davod (and exguru) -- sure, Anonymous' objection is political in the sense that opposition to our Iraq policy leads him to look for weaknesses; nonetheless, if he finds weaknesses they have to be dealt with.

I assume that his support for the draft is also a consequence of a belief that it would make wars harder to get into, just like it kept us out of all the previous wars...no? Well, never mind, perhaps it would make them harder to get into; perhaps we're getting less warlike, and perhaps (remember the post that we're commenting on?) perhaps the British are leading the way. The recruitment bonuses don't bother me at all, but if (as some generals seem to be saying) the Armed Forces are at an unsustainable full stretch, then that's a problem.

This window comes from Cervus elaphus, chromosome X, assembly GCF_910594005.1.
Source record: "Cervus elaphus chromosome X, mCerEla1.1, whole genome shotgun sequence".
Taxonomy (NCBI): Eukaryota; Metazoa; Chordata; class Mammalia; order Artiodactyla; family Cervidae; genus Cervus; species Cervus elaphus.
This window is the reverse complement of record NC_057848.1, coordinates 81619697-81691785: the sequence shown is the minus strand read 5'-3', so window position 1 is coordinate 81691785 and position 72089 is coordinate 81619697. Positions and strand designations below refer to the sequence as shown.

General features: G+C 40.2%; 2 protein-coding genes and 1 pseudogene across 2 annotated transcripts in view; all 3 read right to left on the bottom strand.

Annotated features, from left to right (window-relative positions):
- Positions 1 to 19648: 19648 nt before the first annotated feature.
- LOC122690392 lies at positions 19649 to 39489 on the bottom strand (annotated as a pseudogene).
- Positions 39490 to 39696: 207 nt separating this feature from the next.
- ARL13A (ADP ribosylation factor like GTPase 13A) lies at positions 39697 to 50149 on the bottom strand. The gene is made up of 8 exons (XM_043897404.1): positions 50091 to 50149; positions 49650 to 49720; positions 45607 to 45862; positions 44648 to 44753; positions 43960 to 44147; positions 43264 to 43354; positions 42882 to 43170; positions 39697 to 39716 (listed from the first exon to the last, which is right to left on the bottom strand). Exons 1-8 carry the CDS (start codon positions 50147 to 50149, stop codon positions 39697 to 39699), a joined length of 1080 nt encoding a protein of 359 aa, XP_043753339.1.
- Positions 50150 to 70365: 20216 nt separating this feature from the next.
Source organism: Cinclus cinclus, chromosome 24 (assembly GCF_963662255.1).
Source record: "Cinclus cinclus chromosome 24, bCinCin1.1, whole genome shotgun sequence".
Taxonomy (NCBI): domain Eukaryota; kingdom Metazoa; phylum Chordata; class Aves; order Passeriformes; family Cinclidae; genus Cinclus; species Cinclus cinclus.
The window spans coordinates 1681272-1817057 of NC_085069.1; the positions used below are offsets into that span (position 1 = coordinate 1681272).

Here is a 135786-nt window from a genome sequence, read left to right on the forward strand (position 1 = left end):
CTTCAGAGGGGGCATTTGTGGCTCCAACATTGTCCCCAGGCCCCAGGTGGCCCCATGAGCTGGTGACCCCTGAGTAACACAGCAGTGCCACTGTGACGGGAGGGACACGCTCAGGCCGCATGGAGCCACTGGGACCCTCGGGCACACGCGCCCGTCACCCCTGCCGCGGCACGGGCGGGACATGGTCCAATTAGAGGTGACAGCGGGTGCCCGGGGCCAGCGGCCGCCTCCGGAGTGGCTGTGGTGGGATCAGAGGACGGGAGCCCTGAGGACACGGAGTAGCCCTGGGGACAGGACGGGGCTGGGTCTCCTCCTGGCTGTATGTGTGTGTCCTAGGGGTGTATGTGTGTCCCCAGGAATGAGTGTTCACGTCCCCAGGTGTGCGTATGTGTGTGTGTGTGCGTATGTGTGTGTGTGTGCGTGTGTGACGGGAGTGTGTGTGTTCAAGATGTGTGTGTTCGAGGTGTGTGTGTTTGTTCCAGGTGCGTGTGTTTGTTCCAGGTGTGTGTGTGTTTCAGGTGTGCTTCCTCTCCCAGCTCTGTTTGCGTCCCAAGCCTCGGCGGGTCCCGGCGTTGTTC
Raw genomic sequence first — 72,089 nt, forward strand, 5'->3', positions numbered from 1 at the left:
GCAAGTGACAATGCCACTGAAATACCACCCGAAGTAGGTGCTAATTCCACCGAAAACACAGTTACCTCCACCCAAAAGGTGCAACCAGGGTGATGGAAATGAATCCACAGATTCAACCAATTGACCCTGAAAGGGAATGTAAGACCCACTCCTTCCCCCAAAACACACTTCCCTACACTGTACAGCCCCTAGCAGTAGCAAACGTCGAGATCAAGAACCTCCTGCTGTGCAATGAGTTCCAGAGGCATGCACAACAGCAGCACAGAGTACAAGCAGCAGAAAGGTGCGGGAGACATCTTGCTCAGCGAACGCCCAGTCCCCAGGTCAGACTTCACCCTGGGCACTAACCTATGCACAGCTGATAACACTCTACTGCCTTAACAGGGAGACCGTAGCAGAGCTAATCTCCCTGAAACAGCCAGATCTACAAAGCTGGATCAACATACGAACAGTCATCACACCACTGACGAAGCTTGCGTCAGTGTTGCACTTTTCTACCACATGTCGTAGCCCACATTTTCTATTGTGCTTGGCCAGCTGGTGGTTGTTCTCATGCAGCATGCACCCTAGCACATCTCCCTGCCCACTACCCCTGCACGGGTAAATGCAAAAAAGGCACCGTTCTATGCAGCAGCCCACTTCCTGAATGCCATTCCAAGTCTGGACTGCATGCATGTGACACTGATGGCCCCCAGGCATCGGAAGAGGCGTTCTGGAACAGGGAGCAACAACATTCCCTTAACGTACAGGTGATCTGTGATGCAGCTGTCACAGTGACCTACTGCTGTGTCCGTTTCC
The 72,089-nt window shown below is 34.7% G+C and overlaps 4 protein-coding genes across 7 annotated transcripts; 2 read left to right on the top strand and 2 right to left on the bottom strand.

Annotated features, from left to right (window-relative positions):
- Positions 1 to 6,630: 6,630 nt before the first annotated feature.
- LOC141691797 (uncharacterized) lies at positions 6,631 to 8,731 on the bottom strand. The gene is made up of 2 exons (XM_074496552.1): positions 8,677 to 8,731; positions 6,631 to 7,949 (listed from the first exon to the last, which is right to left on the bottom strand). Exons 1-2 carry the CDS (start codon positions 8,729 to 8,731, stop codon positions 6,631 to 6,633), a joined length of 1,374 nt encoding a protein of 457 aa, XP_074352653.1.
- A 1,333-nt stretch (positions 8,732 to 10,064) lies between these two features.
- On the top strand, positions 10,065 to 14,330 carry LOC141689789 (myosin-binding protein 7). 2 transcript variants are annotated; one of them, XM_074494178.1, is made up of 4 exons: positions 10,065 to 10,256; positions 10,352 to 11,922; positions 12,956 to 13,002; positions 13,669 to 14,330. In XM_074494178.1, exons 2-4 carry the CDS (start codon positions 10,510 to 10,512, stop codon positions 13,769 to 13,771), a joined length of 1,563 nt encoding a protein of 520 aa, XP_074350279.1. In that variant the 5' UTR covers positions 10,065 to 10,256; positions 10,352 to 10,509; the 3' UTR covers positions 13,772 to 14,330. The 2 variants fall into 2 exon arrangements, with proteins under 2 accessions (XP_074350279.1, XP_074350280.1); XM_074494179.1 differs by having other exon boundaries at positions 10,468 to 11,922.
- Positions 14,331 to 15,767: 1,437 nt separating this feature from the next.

Is Peters' culture failing, coming to an end or going through a period of weakness, here and in England (and in the Netherlands, previously discussed?) I think it could be true. If so, then I predict that we will withdraw from the middle east, correctly perceived as weak; there will be Shia nukes and Sunni nukes, and after a while a nuclear caliphate which, although oil-funded, will be less economically and technologically powerful than the Soviets, in relative terms. In absolute terms, however, Moore's Law applied to robotics and manufacturing will give it far more destructive power than the Soviets had. Googling for "man who saved the world", I naturally mainly find Petrov, but adding Arkhipov to the search or reading Petrov's wikipedia article, I see that it had happened before. Our survival so far has depended on luck -- and, I believe, on the culture which Peters tries to represent, and which he fears the Royal Marines may no longer be part of. In Barnett's terms: if the Gap becomes Core, if globalization really works, then it will no longer depend on luck, and perhaps we really won't need Peters' culture any more. (Ain't a-gonna study war no more -- my dad and his were non-pacifist Quakers, my First-Day School teacher's husband burned himself up on the Pentagon steps. No more war at all? I dunno. But we have been becoming less violent, and we might become a lot less violent.) For the Gap to become Core, we need some version (the right version, whatever that may be) of a SysAdmin ("pistol-packin' Peace Corps") force, and it needs to be working with a Leviathan force, of the people and culture celebrated by Peters.